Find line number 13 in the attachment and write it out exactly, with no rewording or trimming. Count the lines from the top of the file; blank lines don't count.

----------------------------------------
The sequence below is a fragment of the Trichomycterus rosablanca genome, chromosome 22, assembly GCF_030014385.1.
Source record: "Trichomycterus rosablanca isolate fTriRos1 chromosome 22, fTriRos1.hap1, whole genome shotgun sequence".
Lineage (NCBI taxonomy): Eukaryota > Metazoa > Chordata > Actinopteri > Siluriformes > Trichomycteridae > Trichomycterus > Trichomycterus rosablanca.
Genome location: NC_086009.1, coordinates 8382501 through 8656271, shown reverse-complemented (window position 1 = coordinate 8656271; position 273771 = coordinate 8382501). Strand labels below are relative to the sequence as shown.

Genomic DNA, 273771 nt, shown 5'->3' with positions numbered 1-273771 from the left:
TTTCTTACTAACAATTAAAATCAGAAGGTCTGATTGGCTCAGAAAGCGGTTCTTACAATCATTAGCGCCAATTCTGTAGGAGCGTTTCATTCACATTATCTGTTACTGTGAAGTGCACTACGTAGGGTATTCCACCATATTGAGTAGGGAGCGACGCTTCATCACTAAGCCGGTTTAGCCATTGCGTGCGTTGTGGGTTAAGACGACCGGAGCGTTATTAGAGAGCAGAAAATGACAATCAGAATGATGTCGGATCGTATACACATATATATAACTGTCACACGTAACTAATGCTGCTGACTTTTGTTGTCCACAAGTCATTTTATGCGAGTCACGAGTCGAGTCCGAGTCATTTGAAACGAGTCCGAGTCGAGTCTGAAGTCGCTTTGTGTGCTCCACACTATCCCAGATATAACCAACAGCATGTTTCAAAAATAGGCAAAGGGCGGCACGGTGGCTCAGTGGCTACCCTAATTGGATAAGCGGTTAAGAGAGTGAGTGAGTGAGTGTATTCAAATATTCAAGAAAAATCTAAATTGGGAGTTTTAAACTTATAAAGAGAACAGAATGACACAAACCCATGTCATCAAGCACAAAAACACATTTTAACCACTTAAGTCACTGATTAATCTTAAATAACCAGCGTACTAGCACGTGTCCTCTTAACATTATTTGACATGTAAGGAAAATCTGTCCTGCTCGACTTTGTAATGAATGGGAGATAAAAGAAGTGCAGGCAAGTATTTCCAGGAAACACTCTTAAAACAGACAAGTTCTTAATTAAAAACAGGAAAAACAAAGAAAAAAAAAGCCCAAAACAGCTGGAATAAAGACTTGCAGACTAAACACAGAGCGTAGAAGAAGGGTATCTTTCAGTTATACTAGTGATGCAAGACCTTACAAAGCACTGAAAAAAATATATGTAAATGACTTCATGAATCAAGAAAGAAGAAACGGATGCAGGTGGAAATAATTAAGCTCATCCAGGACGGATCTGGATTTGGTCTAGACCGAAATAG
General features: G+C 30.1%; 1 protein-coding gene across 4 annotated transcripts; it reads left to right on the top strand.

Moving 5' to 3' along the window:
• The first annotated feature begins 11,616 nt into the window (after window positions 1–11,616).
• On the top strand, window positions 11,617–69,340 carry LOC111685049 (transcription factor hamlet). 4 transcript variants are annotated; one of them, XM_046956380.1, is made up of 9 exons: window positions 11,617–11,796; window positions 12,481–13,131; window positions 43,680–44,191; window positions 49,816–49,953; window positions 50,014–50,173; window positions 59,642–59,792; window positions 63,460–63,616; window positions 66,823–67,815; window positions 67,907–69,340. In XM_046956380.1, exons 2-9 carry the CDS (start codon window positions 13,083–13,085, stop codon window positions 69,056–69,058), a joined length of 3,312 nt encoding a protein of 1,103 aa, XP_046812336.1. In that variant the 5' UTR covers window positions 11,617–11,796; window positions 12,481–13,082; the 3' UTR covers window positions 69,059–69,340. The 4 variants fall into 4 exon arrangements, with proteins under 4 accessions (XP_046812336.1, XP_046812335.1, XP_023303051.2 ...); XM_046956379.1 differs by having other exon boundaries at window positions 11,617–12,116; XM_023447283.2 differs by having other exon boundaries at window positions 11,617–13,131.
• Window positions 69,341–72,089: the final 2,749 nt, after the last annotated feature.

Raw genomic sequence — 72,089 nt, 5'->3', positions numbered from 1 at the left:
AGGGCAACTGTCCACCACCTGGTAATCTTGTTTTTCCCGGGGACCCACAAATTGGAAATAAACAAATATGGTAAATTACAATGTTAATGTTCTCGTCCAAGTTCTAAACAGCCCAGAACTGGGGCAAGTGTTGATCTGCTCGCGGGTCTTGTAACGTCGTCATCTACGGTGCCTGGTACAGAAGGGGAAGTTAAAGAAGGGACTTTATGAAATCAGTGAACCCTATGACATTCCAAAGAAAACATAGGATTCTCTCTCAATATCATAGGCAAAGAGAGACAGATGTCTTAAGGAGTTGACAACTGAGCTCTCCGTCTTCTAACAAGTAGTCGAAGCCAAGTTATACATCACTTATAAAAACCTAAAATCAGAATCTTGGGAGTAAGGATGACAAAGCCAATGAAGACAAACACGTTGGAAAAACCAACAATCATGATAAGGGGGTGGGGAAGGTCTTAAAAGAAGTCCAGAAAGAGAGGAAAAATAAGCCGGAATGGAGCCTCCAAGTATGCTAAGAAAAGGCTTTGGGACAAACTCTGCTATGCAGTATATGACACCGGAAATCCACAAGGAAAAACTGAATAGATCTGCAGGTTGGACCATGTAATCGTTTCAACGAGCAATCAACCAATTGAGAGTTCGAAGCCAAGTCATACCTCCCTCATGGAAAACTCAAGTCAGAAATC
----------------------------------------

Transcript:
AGGGCAACTGTCCACCACCTGGTAATCTTGTTTTTCCCGGGGACCCACAAATTGGAAATAAACAAATATGGTAAATTACAATGTTAATGTTCTCGTCCAAGTTCTAAACAGCCCAGAACTGGGGCAAGTGTTGATCTGCTCGCGGGTCTTGTAACGTCGTCATCTACGGTGCCTGGTACAGAAGGGGAAGTTAAAGAAGGGACTTTATGAAATCAGTGAACCCTATGACATTCCAAAGAAAACATAGGATTCTCTCTCAATATCATAGGCAAAGAGAGACAGATGTCTTAAGGAGTTGACAACTGAGCTCTCCGTCTTCTAACAAGTAGTCGAAGCCAAGTTATACATCACTTATAAAAACCTAAAATCAGAATCTTGGGAGTAAGGATGACAAAGCCAATGAAGACAAACACGTTGGAAAAACCAACAATCATGATAAGGGGGTGGGGAAGGTCTTAAAAGAAGTCCAGAAAGAGAGGAAAAATAAGCCGGAATGGAGCCTCCAAGTATGCTAAGAAAAGGCTTTGGGACAAACTCTGCTATGCAGTATATGACACCGGAAATCCACAAGGAAAAACTGAATAGATCTGCAGGTTGGACCATGTAATCGTTTCAACGAGCAATCAACCAATTGAGAGTTCGAAGCCAAGTCATACCTCCCTCATGGAAAACTCAAGTCAGAAATC